Reactions to the announcement yesterday range from the headline "U.S. drug firm says it can cure blindness - but it's going to cost an arm and a leg" in the South China Morning Post to Bloomberg "Gadfly" columnist Max Nisen pointing out that the price tag is less than had been expected and that a performance-based discount program for a drug therapy is "a risky move".
The pharmaceutical company Spark Therapeutics asks 850,000 Dollars to cure a rare inherited form of blindness, which is one of the top in ever-increasing medicine prices in the United States. Misa was 4-yearsold when he received his gene therapy treatment.
"Our work is not done, but we believe that the offerings we are announcing today will help ensure that eligible USA patients have the coverage and financial support they need to gain access to both Luxturna and the specialized medical care required to deliver the product at treatment centers".
"To be very frank, they've hit a responsible price".
Luxturna is one of an emerging breed of gene therapies that differ from more established medicines administered over a period of time.
Given Luxturna's federal approval and strong study results, experts say US insurers will likely cover the drug.
How much of the $850,000 cost of Luxturna would be returned to insurers if patients don't benefit from treatment was not disclosed.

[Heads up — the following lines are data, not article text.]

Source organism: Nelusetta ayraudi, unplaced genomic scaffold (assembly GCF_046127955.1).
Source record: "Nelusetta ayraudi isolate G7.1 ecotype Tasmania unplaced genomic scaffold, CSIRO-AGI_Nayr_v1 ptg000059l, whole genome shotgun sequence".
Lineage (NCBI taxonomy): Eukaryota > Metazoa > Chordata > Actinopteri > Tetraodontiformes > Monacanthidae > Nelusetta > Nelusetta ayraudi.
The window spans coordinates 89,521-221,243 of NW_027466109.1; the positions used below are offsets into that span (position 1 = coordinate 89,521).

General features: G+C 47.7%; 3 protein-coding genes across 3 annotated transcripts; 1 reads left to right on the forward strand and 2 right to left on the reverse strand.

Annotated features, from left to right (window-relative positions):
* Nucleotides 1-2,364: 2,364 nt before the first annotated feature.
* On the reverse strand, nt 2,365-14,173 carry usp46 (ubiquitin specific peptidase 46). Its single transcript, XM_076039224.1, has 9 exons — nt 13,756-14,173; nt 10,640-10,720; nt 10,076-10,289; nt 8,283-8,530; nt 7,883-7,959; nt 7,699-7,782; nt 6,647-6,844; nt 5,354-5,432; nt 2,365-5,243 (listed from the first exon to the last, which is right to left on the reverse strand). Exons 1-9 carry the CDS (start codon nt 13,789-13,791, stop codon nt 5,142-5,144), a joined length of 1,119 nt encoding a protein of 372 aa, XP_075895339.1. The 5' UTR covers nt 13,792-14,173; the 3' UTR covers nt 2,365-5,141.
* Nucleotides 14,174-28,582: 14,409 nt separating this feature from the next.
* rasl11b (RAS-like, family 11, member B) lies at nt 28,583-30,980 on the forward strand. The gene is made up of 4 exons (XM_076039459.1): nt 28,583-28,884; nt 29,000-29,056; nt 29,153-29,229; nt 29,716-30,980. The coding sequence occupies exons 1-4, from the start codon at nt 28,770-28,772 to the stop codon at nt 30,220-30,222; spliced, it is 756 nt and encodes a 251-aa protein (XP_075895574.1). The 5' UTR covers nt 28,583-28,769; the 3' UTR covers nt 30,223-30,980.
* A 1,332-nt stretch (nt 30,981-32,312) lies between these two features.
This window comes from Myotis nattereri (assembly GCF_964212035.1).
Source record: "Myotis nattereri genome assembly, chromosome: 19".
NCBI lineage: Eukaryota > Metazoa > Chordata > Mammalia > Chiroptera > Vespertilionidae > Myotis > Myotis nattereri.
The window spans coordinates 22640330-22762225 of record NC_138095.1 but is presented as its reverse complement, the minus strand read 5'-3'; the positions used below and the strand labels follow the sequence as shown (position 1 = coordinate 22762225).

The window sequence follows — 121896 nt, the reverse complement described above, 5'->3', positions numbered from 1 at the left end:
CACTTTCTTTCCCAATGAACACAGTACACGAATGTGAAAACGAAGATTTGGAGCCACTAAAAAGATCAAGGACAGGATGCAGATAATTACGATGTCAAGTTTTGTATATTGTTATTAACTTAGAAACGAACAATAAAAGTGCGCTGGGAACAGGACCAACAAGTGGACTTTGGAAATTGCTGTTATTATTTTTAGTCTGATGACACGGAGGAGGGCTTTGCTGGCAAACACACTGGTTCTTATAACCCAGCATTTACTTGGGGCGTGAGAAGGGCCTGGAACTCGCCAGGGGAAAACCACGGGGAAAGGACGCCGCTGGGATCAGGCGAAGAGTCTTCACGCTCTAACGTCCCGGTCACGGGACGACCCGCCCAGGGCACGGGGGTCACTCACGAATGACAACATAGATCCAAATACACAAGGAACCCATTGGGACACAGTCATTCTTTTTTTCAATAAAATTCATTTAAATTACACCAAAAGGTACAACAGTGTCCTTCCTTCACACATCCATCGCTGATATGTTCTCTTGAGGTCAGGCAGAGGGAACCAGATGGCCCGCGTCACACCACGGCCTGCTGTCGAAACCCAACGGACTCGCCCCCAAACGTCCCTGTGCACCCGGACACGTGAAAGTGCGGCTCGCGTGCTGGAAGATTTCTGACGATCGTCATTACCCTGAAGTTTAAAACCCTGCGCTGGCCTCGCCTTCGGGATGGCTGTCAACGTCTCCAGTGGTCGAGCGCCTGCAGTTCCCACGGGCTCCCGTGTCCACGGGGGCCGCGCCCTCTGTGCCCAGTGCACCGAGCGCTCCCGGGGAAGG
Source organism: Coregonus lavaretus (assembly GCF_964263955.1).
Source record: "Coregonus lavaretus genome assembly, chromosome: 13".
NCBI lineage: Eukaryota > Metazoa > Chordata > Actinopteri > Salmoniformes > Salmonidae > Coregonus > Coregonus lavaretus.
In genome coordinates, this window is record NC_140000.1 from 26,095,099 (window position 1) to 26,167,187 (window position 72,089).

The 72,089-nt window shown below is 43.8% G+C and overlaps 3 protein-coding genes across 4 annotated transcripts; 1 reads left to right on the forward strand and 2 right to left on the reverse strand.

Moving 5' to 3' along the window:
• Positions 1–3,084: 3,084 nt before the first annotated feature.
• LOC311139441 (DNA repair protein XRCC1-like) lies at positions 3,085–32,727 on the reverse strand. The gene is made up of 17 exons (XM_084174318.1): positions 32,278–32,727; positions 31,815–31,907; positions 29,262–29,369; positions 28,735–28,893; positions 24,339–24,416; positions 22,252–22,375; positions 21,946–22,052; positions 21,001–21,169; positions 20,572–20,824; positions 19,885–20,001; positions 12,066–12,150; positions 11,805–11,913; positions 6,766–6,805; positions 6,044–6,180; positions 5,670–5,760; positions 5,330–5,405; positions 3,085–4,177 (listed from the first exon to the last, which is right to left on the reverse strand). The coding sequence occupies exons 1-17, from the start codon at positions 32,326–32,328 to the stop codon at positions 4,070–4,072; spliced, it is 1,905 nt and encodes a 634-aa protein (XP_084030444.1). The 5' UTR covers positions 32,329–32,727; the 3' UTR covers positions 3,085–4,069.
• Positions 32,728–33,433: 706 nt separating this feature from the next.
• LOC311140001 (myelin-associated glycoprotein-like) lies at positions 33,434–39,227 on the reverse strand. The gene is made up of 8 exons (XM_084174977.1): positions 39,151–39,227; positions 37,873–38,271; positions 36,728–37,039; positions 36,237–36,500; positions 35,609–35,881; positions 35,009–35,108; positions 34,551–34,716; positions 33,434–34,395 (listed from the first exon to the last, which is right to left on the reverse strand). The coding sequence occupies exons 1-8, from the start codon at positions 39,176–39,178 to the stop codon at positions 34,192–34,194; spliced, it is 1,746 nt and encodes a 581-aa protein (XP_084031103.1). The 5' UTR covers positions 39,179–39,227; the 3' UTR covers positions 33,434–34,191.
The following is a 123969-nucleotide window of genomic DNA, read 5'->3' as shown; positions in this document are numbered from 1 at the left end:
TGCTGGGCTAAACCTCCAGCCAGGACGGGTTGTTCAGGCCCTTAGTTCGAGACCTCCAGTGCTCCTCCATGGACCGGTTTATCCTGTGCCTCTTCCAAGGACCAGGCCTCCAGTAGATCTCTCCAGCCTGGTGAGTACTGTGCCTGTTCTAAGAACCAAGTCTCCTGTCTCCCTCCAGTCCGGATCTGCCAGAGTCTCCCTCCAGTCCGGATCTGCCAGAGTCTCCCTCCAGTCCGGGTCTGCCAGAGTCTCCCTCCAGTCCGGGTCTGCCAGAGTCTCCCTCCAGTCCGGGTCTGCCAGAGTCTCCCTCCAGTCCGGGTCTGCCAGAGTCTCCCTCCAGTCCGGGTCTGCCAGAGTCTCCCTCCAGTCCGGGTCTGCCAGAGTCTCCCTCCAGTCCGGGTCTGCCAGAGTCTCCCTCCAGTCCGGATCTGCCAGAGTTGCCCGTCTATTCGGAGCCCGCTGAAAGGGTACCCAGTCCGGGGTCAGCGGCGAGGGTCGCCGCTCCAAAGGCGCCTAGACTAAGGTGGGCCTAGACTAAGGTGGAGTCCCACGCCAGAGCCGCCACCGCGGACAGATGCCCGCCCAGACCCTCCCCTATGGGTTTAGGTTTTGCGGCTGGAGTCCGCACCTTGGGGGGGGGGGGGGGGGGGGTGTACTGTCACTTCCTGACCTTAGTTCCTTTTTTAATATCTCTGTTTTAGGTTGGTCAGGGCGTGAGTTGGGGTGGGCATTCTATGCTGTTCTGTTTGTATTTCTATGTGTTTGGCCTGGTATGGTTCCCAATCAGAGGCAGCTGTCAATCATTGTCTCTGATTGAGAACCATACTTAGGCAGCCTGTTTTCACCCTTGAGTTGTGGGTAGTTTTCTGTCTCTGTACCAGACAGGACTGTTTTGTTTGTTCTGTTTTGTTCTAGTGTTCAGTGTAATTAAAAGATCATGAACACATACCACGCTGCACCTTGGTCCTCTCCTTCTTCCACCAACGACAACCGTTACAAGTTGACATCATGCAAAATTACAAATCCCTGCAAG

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The drug is intended for patients with retinal dystrophy due to a mutation of the RPE65 gene.
To soften the pressure on the health system, and potentially set a precedent for other companies developing one-time therapies, Spark also set up several different payment plans. The company hopes its $425,000-per-eye treatment may eventually lead to new ways to pay for extremely expensive new therapies. It says it may give insurers a rebate if patients' vision gets worse within two and a half years, and it is working with Medicare and Medicaid so that the USA government can pay in installments.
"For a one-time therapy, like Luxturna, a non-traditional payment and distribution model is necessary to ensure needs of all parties - patients, payers and providers - are addressed", said Jennifer Luddy, a spokeswoman for Express Scripts.
The question for Orkin, who has written extensively about how society should pay for gene therapy, will be just how Spark determines whether an individual patient treated with Luxturna has "failed" and thus merits a rebate.
Alongside the pricing announcement for Luxturna, Spark also unveiled several different pricing programs created to help mitigate the burden on patients and payers. Ultimately, if you price it at a point that is too high, and you don't have access...you don't have patients who get therapy and get access to this one time treatment.
Consternation over skyrocketing drug prices, especially in the United States, has led to intense scrutiny from patients, Congress, insurers and hospitals.